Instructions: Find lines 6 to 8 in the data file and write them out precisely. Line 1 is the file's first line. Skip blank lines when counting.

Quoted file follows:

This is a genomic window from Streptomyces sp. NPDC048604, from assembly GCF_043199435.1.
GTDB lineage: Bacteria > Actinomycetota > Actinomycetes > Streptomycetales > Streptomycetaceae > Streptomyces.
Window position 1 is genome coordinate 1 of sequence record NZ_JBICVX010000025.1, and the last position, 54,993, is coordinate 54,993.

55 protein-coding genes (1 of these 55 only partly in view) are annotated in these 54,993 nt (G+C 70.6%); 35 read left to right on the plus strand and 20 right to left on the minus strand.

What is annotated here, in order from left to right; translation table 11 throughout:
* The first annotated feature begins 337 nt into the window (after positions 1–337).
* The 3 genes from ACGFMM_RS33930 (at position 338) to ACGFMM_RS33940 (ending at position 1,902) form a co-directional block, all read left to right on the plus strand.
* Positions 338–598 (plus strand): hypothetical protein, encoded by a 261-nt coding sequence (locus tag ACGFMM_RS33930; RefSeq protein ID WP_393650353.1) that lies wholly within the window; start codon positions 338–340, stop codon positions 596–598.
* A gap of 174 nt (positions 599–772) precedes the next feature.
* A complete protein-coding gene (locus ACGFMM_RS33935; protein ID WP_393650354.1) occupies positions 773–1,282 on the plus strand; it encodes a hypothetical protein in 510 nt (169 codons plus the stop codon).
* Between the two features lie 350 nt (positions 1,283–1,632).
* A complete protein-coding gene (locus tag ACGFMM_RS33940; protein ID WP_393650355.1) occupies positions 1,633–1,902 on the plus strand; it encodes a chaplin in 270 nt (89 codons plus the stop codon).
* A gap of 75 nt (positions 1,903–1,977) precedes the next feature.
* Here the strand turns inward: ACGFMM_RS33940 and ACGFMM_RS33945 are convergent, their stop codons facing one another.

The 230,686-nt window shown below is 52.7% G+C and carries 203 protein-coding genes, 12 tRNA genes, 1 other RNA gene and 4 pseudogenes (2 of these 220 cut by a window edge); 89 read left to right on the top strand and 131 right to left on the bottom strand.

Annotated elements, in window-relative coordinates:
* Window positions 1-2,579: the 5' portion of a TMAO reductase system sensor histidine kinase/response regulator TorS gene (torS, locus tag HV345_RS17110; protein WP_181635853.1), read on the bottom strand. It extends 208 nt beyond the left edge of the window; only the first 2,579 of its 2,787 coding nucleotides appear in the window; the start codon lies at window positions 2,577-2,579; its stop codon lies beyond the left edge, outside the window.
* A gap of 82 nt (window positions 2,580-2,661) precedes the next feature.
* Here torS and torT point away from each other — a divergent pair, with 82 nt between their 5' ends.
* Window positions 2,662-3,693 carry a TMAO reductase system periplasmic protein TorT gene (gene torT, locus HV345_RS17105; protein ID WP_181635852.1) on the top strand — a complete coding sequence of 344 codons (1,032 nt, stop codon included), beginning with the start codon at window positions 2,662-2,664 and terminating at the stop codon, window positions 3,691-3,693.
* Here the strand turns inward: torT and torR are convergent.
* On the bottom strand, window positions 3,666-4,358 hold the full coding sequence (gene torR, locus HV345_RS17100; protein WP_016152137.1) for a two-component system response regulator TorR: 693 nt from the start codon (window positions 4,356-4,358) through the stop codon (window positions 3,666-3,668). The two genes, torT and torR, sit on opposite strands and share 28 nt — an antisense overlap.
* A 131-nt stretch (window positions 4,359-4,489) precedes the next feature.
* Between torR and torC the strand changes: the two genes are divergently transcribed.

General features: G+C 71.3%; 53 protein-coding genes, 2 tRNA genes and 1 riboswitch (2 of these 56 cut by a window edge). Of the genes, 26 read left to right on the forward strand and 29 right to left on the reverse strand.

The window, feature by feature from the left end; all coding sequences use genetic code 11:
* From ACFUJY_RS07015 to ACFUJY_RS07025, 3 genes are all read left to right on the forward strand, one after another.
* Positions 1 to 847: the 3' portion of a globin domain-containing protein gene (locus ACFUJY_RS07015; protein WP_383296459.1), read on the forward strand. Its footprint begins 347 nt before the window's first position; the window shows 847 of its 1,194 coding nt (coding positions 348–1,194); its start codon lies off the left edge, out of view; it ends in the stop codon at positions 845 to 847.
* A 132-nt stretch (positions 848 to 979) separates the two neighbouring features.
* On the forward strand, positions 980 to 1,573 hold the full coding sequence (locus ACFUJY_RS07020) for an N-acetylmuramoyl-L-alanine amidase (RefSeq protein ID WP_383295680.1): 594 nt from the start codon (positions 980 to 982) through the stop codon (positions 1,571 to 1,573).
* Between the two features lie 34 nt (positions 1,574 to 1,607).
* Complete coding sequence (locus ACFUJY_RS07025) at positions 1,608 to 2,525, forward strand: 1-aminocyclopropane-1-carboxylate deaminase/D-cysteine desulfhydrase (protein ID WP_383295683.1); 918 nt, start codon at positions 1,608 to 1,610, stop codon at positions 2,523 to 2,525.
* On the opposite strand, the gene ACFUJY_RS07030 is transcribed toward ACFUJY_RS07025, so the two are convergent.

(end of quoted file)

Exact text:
* The first annotated feature begins 337 nt into the window (after positions 1–337).
* The 3 genes from ACGFMM_RS33930 (at position 338) to ACGFMM_RS33940 (ending at position 1,902) form a co-directional block, all read left to right on the plus strand.
* Positions 338–598 (plus strand): hypothetical protein, encoded by a 261-nt coding sequence (locus tag ACGFMM_RS33930; RefSeq protein ID WP_393650353.1) that lies wholly within the window; start codon positions 338–340, stop codon positions 596–598.